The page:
The corner bookmark is the only bookmark not used in the manner described at the beginning of the article. It consists of two pieces of paper cut into right-angled triangles (approximately 6cm along the hypotenuse2) and glued (or sewn) together around two sides, leaving the hypotenuse open. Instead of being placed between the pages it is slipped onto the top corner of the page. A corner bookmark can easily be manufactured at home by cutting off a corner from an envelope.
The Paperclip Bookmark
This bookmark has a thin tongue sticking down from the top and is intended to be clipped onto the appropriate page in the same manner as a paper-clip. That is to say the bookmark is slid downwards onto the page with the tongue on one side and the rest of the marker on the other. This must be done gently to avoid tearing; the same applies when removing the bookmark.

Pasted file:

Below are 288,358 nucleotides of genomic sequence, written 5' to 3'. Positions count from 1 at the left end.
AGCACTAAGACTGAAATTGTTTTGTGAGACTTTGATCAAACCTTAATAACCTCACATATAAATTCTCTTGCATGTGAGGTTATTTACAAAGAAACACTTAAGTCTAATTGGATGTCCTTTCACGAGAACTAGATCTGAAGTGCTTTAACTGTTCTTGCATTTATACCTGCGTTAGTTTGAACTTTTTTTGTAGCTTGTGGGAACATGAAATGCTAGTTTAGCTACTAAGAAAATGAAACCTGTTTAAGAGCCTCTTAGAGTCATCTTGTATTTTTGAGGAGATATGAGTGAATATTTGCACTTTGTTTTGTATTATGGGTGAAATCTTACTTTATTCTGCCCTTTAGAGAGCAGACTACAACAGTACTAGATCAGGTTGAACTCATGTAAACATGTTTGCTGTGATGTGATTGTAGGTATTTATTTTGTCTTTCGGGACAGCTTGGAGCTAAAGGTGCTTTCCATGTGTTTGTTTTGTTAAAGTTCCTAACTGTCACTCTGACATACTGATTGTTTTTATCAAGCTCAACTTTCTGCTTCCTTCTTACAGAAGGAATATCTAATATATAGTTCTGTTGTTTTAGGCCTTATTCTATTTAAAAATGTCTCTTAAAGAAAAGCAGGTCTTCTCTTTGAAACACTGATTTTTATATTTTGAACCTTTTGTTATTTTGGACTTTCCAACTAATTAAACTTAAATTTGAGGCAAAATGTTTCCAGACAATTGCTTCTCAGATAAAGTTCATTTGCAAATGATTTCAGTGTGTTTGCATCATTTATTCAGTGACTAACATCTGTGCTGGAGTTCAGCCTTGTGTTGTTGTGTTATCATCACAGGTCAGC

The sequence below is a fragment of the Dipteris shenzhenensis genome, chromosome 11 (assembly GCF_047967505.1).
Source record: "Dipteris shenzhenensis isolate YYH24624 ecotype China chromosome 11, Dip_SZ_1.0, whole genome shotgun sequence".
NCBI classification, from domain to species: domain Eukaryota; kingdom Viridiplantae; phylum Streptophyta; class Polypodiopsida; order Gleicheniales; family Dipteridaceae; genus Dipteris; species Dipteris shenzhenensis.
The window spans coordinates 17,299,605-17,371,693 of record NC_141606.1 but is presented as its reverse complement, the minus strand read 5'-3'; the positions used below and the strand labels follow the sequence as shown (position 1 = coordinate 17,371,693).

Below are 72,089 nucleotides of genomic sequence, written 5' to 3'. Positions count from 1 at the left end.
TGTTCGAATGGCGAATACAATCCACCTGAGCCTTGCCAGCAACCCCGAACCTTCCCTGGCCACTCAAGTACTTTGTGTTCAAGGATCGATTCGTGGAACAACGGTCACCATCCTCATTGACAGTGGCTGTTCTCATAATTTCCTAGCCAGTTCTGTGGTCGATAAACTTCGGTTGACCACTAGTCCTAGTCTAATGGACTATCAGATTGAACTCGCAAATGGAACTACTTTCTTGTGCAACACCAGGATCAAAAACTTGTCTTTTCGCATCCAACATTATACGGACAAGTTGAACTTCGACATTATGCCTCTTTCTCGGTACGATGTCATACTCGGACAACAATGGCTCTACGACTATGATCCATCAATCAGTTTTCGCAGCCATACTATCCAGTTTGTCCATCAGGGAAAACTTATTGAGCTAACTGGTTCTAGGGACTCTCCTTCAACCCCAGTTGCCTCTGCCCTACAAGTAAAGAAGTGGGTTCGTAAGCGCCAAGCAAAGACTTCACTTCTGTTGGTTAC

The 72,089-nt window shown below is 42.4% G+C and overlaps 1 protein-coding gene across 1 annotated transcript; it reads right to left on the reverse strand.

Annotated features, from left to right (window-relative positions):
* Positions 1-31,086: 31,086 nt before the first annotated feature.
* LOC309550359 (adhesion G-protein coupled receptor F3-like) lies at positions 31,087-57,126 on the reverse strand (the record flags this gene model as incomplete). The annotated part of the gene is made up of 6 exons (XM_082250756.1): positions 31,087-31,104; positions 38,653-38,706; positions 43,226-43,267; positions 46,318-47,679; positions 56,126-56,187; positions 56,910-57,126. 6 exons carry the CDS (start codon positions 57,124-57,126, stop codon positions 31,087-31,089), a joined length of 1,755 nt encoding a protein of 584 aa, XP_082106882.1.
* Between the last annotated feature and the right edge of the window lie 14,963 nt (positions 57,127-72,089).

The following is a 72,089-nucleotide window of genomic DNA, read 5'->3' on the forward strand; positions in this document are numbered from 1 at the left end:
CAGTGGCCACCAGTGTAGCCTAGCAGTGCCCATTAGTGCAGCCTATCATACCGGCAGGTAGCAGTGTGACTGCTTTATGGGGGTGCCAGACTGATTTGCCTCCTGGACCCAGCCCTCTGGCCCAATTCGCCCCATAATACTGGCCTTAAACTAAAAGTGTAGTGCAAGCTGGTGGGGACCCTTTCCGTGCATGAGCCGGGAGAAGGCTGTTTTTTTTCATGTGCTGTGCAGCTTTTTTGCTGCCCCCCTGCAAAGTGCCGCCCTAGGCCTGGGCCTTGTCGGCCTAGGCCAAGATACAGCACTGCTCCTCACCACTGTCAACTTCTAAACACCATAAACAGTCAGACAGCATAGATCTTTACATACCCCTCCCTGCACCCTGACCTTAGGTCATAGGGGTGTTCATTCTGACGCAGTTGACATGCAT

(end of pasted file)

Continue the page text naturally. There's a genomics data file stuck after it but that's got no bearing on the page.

These bookmarks are made almost exclusively out of thin metal though they are in some cases manufactured out of really thin wood too.
In this digital age reading material appears in electronic form. These differ greatly in appearance to the other bookmarks but are used for the same purpose, simply to mark a place that the you might want to return to at a later date.
The most widely used digital bookmark is the one used to mark webpages. A function in the Internet browser allows the user to save the addresses to his or her favourite websites. Some programs which offer information also have this feature.
The other type of digital bookmark is becoming increasingly popular as free and legal ebooks can be easily downloaded from the Internet (from the Gutenburg Project for example). These books are in text format and if you read them on the computer, keeping your place can be tricky. To solve this problem many write a bookmark-word where they leave off, then later they make use of the word-processor search-function to search for the bookmark-word. Obviously, you ought to choose a word that is unlikely to feature in the book or the search might have several hits. A word in a different language is often good.